1. I have created a paper trail over the years showing multiple attempts to get professional associations to address specific manager behaviors like wrongful termination. To get this on the agenda at conferences. Year after year many emails go unanswered. But, maybe once a year I get a few acknowledged emails. Even promises to advance my suggestions to committees. I tried the ethics route. I tried standards and competencies. All have been dead ends. I can only conclude that these organizations are trying to protect abusive members. Plus, these institutions are not about to give up their most effective weapon of control. The fear of job loss.

  2. David, You might seriously consider that it is the systems thinking itself that enables what you describe in the article. Dr. Ralph Stacey’s work does an excellent job of explaining why this is so. The short version is that the systems perspective, for all the many positive “everything is connected” things it does, simultaneously enables the illusion of control in human relating. It is this illusion that is at the heart of the organizational enabling, if not outright encouraging of the bullying and mobbing you so passionately seek to end. Although I deeply empathize with the notion of countervailing power and an end to the horror, it is really advocacy of a “arms race” that can never be won. Until we address the underlying philosophical error and directly address human relating, we will continue to be frustrated in our efforts.

    • Dr. Welsh, thank you for posing an interesting and thought provoking theory in response to this post.

      I respectfully disagree with its general application to workplace bullying and mobbing, however, and here’s why: Many targets of workplace abuse initially see the mistreatment as emanating from the immediate and primary aggressors. Far from thinking about systems, they see it on a more interpersonal level at first, and understandably so. It’s only when they get deeper into the situation — especially by reporting or challenging the mistreatment — that they realize that the aggressors have the support — covertly or overtly — of the larger organizational system. By then it’s often too late for them, and they lose their job.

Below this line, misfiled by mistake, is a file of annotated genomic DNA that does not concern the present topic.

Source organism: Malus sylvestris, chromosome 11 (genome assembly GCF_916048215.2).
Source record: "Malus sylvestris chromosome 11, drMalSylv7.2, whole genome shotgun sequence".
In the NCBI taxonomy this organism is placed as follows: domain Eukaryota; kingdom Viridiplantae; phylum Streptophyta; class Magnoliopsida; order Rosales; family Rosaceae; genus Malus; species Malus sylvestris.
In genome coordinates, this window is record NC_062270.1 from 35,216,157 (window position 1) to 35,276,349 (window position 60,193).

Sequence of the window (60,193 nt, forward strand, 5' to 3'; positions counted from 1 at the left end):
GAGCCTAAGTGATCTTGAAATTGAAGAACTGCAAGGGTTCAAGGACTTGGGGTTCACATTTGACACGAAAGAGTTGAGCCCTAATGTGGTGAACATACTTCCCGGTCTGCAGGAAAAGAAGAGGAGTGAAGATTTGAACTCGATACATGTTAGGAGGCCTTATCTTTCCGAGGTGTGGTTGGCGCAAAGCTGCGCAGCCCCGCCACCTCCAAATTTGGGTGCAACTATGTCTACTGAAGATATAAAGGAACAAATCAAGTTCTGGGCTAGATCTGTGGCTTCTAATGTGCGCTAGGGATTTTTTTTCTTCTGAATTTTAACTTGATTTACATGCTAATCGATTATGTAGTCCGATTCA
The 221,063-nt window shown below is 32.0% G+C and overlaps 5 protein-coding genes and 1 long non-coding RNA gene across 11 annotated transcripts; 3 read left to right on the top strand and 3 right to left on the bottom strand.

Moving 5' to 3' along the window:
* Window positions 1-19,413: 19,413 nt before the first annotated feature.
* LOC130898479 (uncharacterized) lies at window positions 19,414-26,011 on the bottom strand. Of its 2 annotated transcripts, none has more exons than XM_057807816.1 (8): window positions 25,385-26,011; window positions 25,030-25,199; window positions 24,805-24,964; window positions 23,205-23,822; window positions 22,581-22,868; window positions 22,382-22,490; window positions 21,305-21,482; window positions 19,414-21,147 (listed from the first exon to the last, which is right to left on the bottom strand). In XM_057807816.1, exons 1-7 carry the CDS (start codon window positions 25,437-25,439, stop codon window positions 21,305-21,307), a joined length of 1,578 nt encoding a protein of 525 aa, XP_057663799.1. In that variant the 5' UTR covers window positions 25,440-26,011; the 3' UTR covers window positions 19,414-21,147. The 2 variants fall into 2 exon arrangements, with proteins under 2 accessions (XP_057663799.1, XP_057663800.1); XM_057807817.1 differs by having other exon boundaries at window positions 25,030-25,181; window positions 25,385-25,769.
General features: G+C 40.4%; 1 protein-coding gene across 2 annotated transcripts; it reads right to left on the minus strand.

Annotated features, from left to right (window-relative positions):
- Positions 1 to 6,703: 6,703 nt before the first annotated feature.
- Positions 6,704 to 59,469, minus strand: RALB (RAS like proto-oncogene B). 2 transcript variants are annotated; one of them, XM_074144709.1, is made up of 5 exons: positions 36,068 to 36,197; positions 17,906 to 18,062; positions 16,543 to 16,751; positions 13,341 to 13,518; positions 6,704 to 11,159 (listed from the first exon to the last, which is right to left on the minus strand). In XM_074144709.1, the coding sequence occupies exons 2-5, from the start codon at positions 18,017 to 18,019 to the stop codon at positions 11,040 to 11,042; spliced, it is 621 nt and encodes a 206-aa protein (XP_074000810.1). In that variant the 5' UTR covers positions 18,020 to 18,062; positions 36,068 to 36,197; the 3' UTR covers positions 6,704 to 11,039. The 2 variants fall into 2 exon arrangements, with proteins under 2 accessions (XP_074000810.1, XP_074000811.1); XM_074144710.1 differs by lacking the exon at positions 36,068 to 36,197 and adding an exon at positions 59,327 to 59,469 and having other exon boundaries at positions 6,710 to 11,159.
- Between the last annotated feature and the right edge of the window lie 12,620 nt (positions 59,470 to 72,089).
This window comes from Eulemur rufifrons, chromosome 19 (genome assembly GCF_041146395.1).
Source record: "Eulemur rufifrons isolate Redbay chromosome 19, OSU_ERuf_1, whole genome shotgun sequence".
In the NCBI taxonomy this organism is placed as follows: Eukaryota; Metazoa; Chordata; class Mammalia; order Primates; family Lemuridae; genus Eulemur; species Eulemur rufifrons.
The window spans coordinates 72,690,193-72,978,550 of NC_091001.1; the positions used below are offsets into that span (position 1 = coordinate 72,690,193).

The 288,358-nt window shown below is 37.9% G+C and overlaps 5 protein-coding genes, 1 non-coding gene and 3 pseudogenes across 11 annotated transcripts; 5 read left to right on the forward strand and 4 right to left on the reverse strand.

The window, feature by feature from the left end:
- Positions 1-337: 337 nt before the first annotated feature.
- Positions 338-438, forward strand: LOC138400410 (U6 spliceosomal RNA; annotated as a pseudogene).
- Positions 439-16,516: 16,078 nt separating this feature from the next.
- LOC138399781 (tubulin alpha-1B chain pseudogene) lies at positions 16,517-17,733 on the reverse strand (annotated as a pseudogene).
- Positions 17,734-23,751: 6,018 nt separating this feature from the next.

Right now this is all too often like an “arms race,” to use your term, in which an abusive superpower is pitted against Liechtenstein, with the latter unaware until it’s too late that it’s not just one rifle being aimed from across the border. Or, to put it in a relational frame, targeted individuals often are all too trusting in assuming that no such system exists and that the organization will respond in an ethical and appropriate manner.

      This does not preclude the existence of organizations that operate in the relational manner that you and I favor, but we’re not talking about those kinds of places in this context.

  3. I was bullied, mobbed, and physically and sexually assaulted in the workplace at a large state agency. I was forced to quit. I went everywhere inside and outside agencies for help. It all went on deaf ears.
    I am not sure about private agencies, however I do know working for a state agency you lose all rights as the system fails you at all levels.
    I am still fighting for my rights and will not give up until I get justice.